"When you looked down at Earth, did you always know where you were?"
November 28, 2015 9:37 AM   Subscribe

Chris Hadfield meets Randall Munroe - a conversation between the astronaut and the cartoonist.
posted by moonmilk (24 comments total) 58 users marked this as a favorite
 
I haven't even clicked the link for TFA but I'm fairly sure I can say "Thanks for posting!!"
posted by nevercalm at 9:42 AM on November 28, 2015 [2 favorites]


That was fun, folks like that should talk in public more, why couldn't they replace a few of the debates with just those guys chatting?
posted by sammyo at 9:51 AM on November 28, 2015 [3 favorites]


This is great. Thanks!
posted by mazola at 9:57 AM on November 28, 2015


RM When you’re orbiting, do you go far enough north to spot the crater in central Quebec? It’s one of my favourite geological features on satellite photographs.

CH Oh, Lac Manicouagan? We went right smack down over Lac Manicouagan! I used to be a fighter pilot and I flew F18s down inside Manicouagan. So it was beautiful to see it from space. It’s an asteroid crater they flooded as part of a hydroelectric project. That crater’s a couple of hundred million years old.


This is adorable.
posted by Itaxpica at 10:14 AM on November 28, 2015 [12 favorites]


Different content but part of a series of articles in today's Guardian magazine, I enjoyed the chat between Lauren Laverne and JK Rowling (despite not being a HP fan).
posted by biffa at 10:23 AM on November 28, 2015 [3 favorites]


I had never known what Randall Munroe looked like until this very moment. For some reason I had always imagined him to be wiry, with indistinguishable facial features, and wearing a hat.
posted by ardgedee at 10:23 AM on November 28, 2015 [52 favorites]


Thanks for posting this!
posted by Songdog at 10:36 AM on November 28, 2015


RM: There’s a common piece of advice you’re given, if you’re going to speak in public: open with a joke. Because it does so much. It tells the audience, right away, that the speaker looks at the world in a fun, normal-person way. Some of the first infographics I did started off as notes to myself: trying to plot out, for instance, how IP addresses are allocated. After a while I thought, “This is a neat thing I can share with people, and they can follow me along in that process of understanding.”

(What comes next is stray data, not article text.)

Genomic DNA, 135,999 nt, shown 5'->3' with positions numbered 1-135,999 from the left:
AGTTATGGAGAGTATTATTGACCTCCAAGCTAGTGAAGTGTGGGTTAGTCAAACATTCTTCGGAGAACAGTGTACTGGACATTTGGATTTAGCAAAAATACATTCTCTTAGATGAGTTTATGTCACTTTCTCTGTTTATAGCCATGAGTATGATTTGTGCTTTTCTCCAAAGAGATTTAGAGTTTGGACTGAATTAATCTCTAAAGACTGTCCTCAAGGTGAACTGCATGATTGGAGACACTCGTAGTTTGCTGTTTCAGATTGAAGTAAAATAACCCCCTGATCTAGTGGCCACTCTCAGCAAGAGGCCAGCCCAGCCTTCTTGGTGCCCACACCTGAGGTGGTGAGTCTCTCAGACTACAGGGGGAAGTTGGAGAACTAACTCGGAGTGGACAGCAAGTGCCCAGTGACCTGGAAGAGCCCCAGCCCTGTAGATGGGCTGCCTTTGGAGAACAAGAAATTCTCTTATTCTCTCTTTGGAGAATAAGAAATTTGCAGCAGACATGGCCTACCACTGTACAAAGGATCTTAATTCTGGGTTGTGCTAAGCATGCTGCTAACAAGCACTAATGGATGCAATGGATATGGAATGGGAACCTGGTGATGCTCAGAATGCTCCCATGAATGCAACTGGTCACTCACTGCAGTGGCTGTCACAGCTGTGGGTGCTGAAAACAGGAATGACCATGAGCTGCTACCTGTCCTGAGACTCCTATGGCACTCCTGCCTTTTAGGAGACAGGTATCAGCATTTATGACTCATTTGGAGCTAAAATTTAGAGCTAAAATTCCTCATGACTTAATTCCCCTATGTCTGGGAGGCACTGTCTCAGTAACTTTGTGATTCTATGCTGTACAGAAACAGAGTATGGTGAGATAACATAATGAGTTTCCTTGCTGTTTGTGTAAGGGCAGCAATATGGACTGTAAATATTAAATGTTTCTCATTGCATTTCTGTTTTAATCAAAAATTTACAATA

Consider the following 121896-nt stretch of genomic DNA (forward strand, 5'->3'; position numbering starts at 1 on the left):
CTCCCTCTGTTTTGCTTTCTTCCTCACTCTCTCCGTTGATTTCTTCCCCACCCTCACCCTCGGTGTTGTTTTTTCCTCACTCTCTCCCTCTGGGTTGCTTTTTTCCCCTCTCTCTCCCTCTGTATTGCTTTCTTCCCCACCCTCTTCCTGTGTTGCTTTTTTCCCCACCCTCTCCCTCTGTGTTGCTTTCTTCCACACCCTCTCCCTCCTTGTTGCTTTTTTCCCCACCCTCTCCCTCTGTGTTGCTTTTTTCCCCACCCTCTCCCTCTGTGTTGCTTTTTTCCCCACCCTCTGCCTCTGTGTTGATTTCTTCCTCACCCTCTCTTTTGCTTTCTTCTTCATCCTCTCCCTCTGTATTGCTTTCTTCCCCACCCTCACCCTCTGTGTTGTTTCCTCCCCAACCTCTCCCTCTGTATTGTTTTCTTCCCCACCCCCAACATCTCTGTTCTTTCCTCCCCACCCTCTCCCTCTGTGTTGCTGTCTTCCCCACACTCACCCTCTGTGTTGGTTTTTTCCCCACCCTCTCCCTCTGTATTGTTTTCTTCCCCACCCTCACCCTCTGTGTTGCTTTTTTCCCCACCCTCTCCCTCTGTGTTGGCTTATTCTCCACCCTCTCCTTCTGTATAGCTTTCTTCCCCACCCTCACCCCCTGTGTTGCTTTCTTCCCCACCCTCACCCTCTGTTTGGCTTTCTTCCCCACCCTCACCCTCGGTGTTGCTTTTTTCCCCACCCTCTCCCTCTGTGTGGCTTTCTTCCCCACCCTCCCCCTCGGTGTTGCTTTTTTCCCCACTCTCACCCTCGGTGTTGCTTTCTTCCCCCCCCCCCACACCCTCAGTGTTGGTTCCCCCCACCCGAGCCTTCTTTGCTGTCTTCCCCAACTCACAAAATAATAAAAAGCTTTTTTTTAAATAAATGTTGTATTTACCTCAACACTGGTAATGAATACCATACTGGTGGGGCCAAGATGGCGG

As a non-math person, I like xkcd for exactly this reason.
posted by mandolin conspiracy at 11:14 AM on November 28, 2015 [2 favorites]


CH I sometimes think that the brain is normally like this flat little Jiffy bag. But if you can put it over the right heat source, suddenly it pops to a size you hadn’t anticipated.

that's a cracker metaphor. thanks for posting!
posted by Sebmojo at 12:08 PM on November 28, 2015 [6 favorites]


Do read Hadfield's book about becoming an astronaut and how those life lessons translate to living on earth. It's really, really good.
posted by fifteen schnitzengruben is my limit at 12:50 PM on November 28, 2015 [2 favorites]


This was so...so....squee! I love them both even more.
posted by SecretAgentSockpuppet at 1:06 PM on November 28, 2015


Yay! Both of these guys are fantastic. Sometimes I get bogged down in all the things that are wrong with the world, and these two are the perfect antidote to that feeling. Their curiosity and enthusiasm are ridiculously contagious.
posted by vytae at 1:11 PM on November 28, 2015 [2 favorites]


Great interview, thanks for posting this! I recently read Hadfield's book An Astronaut's Guide to Life on Earth and second fifteen schnitzengruben's recommendation!
posted by amf at 2:27 PM on November 28, 2015 [1 favorite]


Who wins in a fight, caveman cartoonist or astronaut?
posted by Smedleyman at 3:18 PM on November 28, 2015